The Phoenix Art Museum has announced the departure of Curator of Fashion Design Dennita Sewell. Her tenure with the museum stretches over 19 years, during which time she helped build an impressive collection of costumes, scored national press for the museum, and became a beloved member of its curatorial staff.
Sewell’s exit will likely have an impact on the museum’s already compromised coffers, as its fashion exhibitions were a chief money-maker for the institution.
It’s the latest in a long list of setbacks at the museum, founded in 1959 and overseen for decades by former director Jim Ballinger. His replacement, Amada Cruz, reportedly raised ire and lowered morale within museum administration, first by folding nine of the 11 support organizations and then restructuring the museum’s docent program, a move that caused more than 200 volunteers to quit.
Cruz, repeatedly credited with erasing the museum’s million-dollar debt, quit last month shortly after it was revealed by Phoenix New Times that the museum was $3 million in arrears. To reverse its debt, Cruz laid off nine employees, among them the museum’s research librarian, leaving museum staff with no library.
Longtime supporters of the museum, unhappy with these and other changes, began withdrawing financial support of, and bequests to, the museum. The total lost income, according to one source, amounts to nearly $100 million. Although Cruz and other museum officials insisted this loss was unimportant, PAM’s board of trustees announced last month its intention to hire former Arizona Commission on the Arts director Shelley Cohn to recoup some of this “unimportant” lost income.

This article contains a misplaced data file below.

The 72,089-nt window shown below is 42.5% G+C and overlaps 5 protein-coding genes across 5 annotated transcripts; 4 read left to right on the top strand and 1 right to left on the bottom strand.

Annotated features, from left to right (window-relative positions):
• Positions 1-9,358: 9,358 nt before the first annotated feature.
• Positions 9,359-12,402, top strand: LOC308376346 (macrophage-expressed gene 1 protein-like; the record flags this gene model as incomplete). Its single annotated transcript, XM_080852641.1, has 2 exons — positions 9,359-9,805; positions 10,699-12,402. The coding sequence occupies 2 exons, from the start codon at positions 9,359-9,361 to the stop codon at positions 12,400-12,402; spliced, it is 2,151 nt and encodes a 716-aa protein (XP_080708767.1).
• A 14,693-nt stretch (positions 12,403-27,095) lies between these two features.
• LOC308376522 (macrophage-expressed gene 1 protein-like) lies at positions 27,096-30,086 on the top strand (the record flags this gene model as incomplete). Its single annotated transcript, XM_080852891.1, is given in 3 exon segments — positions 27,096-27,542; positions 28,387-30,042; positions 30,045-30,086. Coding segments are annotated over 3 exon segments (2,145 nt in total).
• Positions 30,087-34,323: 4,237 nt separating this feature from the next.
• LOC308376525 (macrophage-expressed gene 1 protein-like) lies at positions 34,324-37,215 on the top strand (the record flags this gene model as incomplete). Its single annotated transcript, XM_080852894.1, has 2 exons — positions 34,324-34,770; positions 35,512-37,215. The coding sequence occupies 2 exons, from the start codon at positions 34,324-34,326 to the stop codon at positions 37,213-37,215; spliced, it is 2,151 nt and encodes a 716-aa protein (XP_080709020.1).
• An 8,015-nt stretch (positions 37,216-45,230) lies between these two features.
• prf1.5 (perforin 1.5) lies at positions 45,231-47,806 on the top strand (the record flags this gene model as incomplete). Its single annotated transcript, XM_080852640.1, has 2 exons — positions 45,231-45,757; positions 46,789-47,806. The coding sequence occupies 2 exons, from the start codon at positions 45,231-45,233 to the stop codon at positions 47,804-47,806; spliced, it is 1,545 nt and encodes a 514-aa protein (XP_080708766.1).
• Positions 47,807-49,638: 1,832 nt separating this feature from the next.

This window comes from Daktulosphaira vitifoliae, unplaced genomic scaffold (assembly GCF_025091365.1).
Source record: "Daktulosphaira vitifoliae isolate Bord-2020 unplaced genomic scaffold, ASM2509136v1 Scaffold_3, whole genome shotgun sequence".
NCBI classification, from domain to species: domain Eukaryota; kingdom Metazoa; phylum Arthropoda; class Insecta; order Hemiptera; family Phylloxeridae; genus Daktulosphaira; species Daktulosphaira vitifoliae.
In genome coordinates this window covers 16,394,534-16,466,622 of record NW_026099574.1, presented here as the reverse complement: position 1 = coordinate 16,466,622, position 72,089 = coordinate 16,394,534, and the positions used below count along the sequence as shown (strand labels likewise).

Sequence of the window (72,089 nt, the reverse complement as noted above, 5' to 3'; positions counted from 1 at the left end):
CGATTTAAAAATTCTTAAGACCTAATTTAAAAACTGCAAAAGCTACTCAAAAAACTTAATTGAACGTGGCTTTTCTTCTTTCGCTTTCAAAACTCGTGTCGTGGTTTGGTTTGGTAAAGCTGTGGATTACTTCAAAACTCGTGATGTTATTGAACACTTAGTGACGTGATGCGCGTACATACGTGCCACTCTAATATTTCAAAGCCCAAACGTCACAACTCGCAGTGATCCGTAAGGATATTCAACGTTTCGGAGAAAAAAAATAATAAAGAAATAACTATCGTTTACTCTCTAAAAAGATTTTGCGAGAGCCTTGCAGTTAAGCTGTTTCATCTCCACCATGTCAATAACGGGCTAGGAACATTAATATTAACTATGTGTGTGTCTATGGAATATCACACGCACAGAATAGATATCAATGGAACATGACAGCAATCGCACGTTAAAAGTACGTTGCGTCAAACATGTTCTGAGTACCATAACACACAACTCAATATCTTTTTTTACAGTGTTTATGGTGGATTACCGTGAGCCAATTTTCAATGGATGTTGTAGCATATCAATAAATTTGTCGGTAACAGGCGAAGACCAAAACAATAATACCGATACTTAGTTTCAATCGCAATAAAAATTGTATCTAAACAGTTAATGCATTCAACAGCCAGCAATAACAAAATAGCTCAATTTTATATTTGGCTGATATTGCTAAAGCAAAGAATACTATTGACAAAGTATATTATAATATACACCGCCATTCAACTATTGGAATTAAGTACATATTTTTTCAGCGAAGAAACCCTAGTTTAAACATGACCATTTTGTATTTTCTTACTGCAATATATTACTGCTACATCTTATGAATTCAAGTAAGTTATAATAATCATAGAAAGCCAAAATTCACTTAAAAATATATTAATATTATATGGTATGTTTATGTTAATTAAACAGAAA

During her time with the museum, Sewell expanded its fashion collection, adding more than 3,000 objects dating from the 18th century to the present. She curated dozens of exhibitions that garnered significant national press and lured crowds who were more interested in dresses worn by Marilyn Monroe than in the museum’s excellent Asian art collection.
“Dennita leaves a lasting legacy of excellence,” board chair Jon Hulburd said in a prepared statement.
Kathie May, president of Arizona Costume Institute, agreed. “It was both incredibly fortunate and rare to have her vision and guidance for nearly two full decades,” May wrote in a letter to ACI members.
Sewell, who didn’t respond to an interview request, has overseen the development of a bachelor of arts program in fashion at ASU’s Institute for Design and the Arts for the past several years. In an email, a PAM spokesperson confirmed that Sewell resigned on August 2. Her last day at the museum will be August 13, after which she will “focus her attention exclusively on her growing role at ASU.”
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